This is the one page artist's statement I wrote to go on the wall for my art as therapy exhibition which opens in a few day's time. With some of the artworks.
Speak is a second solo art as therapy exhibition by Xanthe Wyse. Xanthe’s first art as therapy exhibition, Spinning Orbit was two years ago. Spinning Orbit was messy, raw and intense artwork to help calm Xanthe’s mind while on a challenging journey towards stabilising bipolar disorder with post-traumatic stress disorder (PTSD).
Several times in my life, I have been told that I am 'too honest'. Lying makes me feel extremely uncomfortable. Over the past few years, I have been working on an semi-autobiographical fiction book called Pet Purpose. I see it as semi-autobiographical because it is telling my story in disguise.
Originally, when I chose the title around five years ago, I intended to write memoir about my bond with pets. But more of life happened and the story has evolved into a story of courage as a young girl suffers trauma and loss, is later diagnosed with bipolar disorder and post-traumatic stress disorder (PTSD) and with her determination to survive, finally starts a healing journey many years later in adulthood.
The story loosely reflects my own journey, but I have changed the story-line to protect myself and others, even those who have hurt me. Changing names wasn't enough. I made the decision to write fiction, to 'lie to tell the truth', to help ease flashbacks of PTSD. So that I didn't have to remember it 'exactly' and keep re-traumatising myself. So that I minimise upsetting people. So people can't say 'that's not really what happened' (because they won't know what really happened) and minimise my message. So that I could have some distance while I still tell a personal story. So that I could express my truth in a creative way.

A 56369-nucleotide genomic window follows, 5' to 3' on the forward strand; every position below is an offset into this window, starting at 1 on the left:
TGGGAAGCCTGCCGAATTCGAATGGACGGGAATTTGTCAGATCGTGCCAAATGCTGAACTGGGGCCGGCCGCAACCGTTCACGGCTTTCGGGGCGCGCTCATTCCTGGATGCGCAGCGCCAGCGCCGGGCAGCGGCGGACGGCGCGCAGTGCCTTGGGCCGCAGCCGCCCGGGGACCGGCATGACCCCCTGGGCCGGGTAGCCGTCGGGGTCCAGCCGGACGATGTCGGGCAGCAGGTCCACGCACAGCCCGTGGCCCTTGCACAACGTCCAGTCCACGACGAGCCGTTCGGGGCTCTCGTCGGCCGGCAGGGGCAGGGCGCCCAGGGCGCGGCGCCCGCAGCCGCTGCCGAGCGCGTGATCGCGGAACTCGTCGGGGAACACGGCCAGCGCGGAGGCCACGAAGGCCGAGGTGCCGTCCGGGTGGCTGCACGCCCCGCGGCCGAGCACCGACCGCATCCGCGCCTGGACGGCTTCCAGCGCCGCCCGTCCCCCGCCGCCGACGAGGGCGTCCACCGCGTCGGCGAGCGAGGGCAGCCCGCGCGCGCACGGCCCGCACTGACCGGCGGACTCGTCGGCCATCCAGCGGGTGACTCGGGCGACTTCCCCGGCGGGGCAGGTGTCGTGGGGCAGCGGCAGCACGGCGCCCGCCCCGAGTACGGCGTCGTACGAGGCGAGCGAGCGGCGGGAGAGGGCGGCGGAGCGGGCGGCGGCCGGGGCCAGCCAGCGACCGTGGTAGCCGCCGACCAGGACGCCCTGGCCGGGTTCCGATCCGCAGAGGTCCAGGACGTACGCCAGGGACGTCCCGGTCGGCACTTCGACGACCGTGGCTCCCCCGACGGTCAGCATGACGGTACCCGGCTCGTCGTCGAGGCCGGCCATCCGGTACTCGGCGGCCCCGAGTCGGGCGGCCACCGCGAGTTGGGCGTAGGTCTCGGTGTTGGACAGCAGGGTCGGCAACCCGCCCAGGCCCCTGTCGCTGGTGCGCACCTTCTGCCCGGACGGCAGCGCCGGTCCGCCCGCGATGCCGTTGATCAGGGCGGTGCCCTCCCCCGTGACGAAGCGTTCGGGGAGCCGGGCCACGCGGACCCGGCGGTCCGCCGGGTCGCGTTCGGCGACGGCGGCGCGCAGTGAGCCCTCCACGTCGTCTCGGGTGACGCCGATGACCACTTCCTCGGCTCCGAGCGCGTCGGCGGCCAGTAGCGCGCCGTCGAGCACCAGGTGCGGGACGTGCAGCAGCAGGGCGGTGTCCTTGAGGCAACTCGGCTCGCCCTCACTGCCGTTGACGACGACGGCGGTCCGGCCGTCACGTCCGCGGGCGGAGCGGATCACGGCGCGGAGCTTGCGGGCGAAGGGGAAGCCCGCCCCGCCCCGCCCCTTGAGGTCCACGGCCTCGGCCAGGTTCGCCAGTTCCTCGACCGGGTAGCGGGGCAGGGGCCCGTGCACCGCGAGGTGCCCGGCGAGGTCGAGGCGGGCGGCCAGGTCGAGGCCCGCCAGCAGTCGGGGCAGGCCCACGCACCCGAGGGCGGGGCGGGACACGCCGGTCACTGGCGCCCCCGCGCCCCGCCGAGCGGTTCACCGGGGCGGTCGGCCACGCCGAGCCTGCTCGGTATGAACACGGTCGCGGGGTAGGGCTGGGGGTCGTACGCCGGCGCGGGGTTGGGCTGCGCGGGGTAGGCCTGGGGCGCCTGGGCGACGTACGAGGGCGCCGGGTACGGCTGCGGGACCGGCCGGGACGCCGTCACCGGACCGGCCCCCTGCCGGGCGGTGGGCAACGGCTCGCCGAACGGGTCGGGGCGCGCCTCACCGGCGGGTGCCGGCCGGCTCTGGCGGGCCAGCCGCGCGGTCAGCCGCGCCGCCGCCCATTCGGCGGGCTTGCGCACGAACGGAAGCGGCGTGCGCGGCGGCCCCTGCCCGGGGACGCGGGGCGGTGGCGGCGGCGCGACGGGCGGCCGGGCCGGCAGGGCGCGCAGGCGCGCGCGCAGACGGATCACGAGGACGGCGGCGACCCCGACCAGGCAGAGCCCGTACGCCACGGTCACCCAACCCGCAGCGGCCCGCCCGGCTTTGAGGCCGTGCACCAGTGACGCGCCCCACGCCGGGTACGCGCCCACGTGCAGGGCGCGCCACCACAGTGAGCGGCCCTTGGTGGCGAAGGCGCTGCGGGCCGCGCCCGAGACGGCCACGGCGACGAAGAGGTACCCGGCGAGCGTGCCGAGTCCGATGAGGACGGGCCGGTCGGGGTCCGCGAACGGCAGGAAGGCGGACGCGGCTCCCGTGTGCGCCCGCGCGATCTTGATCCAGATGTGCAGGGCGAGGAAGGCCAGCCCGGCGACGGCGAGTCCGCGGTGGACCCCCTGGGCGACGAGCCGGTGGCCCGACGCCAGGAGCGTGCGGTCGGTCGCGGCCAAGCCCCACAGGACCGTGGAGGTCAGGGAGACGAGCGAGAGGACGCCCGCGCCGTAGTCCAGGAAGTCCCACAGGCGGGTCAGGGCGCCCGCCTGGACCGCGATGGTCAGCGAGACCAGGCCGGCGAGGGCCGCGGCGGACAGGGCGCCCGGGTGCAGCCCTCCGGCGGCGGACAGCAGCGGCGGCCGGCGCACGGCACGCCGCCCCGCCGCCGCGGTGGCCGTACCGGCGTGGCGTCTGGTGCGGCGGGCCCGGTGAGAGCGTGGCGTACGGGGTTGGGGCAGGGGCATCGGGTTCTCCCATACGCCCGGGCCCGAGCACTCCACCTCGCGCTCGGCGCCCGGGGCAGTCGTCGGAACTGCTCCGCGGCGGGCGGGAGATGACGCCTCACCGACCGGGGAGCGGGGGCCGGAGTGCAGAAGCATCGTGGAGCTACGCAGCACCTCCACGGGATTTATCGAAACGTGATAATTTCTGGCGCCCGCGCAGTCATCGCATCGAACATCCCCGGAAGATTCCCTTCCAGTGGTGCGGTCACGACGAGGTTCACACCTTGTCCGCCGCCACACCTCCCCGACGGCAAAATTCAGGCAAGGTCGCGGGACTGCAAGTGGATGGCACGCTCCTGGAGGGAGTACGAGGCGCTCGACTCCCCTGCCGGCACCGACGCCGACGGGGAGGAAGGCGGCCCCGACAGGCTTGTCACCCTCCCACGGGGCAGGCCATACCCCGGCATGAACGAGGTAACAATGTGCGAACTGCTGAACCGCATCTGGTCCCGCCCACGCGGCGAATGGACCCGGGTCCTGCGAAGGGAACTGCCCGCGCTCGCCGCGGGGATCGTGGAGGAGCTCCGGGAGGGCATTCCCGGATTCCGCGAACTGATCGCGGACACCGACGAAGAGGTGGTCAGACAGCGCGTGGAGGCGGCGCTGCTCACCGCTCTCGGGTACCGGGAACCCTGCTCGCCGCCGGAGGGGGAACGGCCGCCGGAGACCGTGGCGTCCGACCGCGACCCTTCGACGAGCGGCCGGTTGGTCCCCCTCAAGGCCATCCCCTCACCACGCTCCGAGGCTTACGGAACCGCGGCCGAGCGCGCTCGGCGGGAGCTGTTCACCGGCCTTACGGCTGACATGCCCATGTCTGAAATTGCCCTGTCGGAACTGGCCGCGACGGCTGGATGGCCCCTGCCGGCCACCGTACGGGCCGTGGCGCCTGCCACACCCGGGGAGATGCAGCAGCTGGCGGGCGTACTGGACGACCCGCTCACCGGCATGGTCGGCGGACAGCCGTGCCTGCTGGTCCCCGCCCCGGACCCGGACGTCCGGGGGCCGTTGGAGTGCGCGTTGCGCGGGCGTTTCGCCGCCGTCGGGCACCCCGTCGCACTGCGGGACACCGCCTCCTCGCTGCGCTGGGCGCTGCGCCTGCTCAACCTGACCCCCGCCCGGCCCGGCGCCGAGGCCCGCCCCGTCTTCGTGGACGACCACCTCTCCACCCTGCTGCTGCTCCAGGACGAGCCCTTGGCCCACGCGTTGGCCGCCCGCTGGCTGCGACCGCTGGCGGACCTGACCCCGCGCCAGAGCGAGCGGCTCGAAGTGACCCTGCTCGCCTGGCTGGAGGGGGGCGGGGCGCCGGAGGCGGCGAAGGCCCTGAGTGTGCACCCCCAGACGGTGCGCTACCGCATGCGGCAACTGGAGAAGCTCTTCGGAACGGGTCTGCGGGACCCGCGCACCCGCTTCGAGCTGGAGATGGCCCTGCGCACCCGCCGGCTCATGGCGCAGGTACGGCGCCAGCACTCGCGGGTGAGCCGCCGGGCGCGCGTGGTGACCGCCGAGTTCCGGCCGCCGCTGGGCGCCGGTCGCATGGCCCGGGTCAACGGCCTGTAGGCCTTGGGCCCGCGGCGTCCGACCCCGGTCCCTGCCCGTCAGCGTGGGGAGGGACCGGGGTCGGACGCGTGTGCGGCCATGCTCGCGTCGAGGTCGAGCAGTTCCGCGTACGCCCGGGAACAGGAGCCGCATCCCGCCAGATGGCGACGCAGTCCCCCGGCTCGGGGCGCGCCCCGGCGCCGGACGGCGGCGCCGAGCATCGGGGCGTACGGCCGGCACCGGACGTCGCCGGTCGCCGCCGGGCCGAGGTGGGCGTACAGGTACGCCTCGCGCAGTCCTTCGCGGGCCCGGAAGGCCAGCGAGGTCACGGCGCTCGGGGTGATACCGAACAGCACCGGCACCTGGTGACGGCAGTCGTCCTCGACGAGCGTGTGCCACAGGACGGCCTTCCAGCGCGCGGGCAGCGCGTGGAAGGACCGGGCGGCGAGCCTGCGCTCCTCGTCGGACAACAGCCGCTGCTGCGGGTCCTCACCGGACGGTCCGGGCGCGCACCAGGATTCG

I had a therapy session last week for PTSD. When I first started therapy, my emotions were shut down and I talked about trauma like I was a news reporter - factual without emotion. But last time I cried and cried.
I said, "I'm such a failure - failed in my career, can't work full-time, divorced, hardly see my son, own practically nothing."
The psychologist replied, "You're not a failure. You have bipolar disorder and trauma which has made things very difficult for you. You've been doing the best you can."
It's hard to find the words when I am depressed, but I will try anyway. I also don't feel like doing anything, including writing this, but I try to push through it. I first suffered depression in my late teens. I am now in my mid-forties. My diagnosis was changed from 'treatment resistant depression' and anxiety to bipolar 1 disorder, PTSD and social anxiety disorder. I want to try to describe what depression is like for me and some things that help.
One thing that is a common theme when talking to other people with bipolar disorder and PTSD is loss. Loss of a spouse, career, income, house, children, friends, dignity. I lost all of those. I am still processing the devastating loss after a pre-diagnosed bipolar mania episode. The sun went down on me in Australia. Most painful of all for me was that I had no choice but to leave my son in Australia and return to my birth country of New Zealand.
It's usually hard for me to get up in the mornings. But today I had something to do. Yesterday I decided to purchase a domain name and I started setting up this website. Today I wanted to continue to get it up and running.
Having some sense of meaningful purpose helps keep me going even though things are very challenging for me (unable yet to work full-time and live independently after two decades of being away from home). I was diagnosed with bipolar 1 disorder, PTSD and social anxiety in my forties. Previously I was diagnosed with 'treatment resistant' depression and anxiety in my early twenties.
Xanthe finds creative expression including writing and painting to be therapeutic and helps her to manage her mental health diagnoses of bipolar disorder and post-traumatic stress disorder (PTSD).